Future snowpack and summer low flows in Alpine catchments

The impact of changes in the amount of snowpack that accumulates in the winter in the Alps on summer low flow was modelled for a large number of catchments in the Swiss Alps. This was done for three future periods (2020 - 2049, 2045 - 2074, and 2070 - 2099) compared with the reference period 1980 - 2009. A moderate scenario of climate change (the so-called A1B emission scenario) was used (28).

Annual snowpack accumulation is expressed as the volume of water it represents, the so-called Snow Water Equivalent (SWE). This volume will decrease in the future because precipitation changes: more rainfall, less snow. This change has the strongest impact at lower altitudes in the mountains. The results of the model study indicate that relative decrease of annual maximum SWE in the Swiss Alps is largest at elevations below 2,200 m (a.s.l.): a reduction of 60-75% in 2070 - 2099 compared with the reference period. Above 2,200 m, this decrease is ‘only’ 20-60%. In addition to this reduction of snowpack accumulation, the snowmelt will start earlier due to the increase in air temperature: snowmelt season is projected to start up to 4 weeks earlier and last 5-20 days shorter (28).

These large changes in seasonal snow storages will greatly influence the water distribution both in time and space, especially in mountain regions with snowmelt-dominated runoff. In short: snow will play a minor role in the future for low flows, especially in July and August and for elevations around 1,500-2,000. For elevations below 1,500 m, snow storage doesn’t contribute that much to summer low flow today, and this will not change in the future (28).

It is especially snowpack accumulation decrease that will affect future summer low flows. The impacts of other changes, such as earlier snowmelt and changes in evapotranspiration, are less important. In the course of this century, runoff originating from snowmelt will contribute much less to river flow in June to August: the study shows that this contribution will decrease by more than 50% in the summer by the end of this century at the highest elevations in the Alps. At the lowest elevations, the contribution of snowmelt to summer river flow will almost disappear (28). Winter low flows in mountain catchments, on the other hand, are expected to increase (29).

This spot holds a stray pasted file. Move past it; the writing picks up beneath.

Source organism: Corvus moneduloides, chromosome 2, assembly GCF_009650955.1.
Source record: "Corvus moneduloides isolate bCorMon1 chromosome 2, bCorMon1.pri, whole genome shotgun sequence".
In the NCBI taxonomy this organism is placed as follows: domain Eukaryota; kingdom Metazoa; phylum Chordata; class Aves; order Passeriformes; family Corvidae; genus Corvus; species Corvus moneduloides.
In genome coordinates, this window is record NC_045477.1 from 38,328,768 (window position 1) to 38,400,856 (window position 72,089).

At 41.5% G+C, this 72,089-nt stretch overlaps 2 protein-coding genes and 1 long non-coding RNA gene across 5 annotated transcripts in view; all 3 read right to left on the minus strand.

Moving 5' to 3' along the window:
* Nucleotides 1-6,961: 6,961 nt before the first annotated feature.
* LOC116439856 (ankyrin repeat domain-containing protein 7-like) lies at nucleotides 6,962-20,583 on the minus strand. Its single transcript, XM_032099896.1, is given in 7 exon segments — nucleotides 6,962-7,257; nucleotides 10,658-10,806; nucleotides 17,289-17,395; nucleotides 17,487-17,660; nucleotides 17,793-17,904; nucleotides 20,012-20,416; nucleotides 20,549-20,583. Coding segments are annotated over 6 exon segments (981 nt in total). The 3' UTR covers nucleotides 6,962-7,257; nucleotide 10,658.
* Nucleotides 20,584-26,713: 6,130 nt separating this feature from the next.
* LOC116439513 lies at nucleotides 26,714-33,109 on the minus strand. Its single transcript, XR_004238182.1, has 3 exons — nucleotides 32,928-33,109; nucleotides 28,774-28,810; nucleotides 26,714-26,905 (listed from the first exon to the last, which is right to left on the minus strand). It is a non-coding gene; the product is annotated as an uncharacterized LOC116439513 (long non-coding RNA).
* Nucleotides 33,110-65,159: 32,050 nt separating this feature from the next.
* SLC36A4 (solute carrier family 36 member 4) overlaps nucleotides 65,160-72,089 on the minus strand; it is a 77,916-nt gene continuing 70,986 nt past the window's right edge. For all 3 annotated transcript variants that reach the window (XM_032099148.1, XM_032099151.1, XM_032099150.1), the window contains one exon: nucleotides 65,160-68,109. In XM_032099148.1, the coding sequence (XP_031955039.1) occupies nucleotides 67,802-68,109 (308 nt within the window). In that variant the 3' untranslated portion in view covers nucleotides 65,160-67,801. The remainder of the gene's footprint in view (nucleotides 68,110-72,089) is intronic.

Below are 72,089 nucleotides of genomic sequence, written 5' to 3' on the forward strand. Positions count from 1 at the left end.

The decrease in snowmelt water volume would affect reservoir management and could cause decreased water availability during the warm period for uses such as hydropower, irrigation and recreation. The decrease in low flow in spring and summer caused by the decrease in snow storages would also affect ecology of river systems. Additionally, summer low flows might become less predictable in snow-dominated catchments in the future because snow, as relatively easy predictable initial condition, will become less important and, thus, low flow predictions will rely more on the less predictable precipitation (28).

Changing river discharge regime

By 2100, Rhone runoff, for instance, is projected to change in seasonality and amount compared to the current climate such that there is a first peak of discharge that takes place 2–3 months earlier in the year, and according to the level of warming, a second peak of discharge takes place during the summer. This summer peak would occur if the number and volume of remaining glaciers were to be sufficient to contribute to such levels of discharge. Future maximum flows are reduced compared to the reference period because of the smaller contributions of a dwindling winter snow-pack. The reduction of summer discharge compared to 1961–1990 ranges from 50% to 75% (16).

The suggested increase of winter runoff and sharp decline of summer runoff in river basins such as the Rhine and the Rhone implies an increased flood risk in winter and a higher probability of drought at the end of the summer (8,10,12,15,25). Dry river beds are a rare occurrence in the northern Alps because glacier meltwaters ensure a minimum discharge in rivers during warm and dry periods of the summer, even when snowmelt no longer contributes to runoff. In the future, however, with glaciers rapidly retreating and 50–90% of the current ice mass probably disappearing (11), glacial meltwater will no longer substantially contribute to runoff.